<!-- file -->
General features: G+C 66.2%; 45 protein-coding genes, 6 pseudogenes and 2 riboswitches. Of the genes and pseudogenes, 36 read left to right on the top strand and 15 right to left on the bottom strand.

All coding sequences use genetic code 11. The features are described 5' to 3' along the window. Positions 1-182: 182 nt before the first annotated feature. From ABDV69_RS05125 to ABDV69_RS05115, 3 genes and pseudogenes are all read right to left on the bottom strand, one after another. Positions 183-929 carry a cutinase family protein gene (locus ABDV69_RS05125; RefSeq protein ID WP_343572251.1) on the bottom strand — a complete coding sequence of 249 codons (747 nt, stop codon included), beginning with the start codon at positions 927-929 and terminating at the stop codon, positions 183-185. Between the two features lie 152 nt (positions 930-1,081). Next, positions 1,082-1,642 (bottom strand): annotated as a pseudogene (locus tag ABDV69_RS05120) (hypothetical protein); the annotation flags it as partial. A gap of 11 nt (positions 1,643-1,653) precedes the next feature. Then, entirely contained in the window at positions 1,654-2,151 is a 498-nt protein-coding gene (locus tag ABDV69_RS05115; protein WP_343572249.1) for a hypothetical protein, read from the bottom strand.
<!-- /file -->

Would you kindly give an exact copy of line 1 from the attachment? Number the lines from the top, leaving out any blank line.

General features: G+C 66.2%; 45 protein-coding genes, 6 pseudogenes and 2 riboswitches. Of the genes and pseudogenes, 36 read left to right on the top strand and 15 right to left on the bottom strand.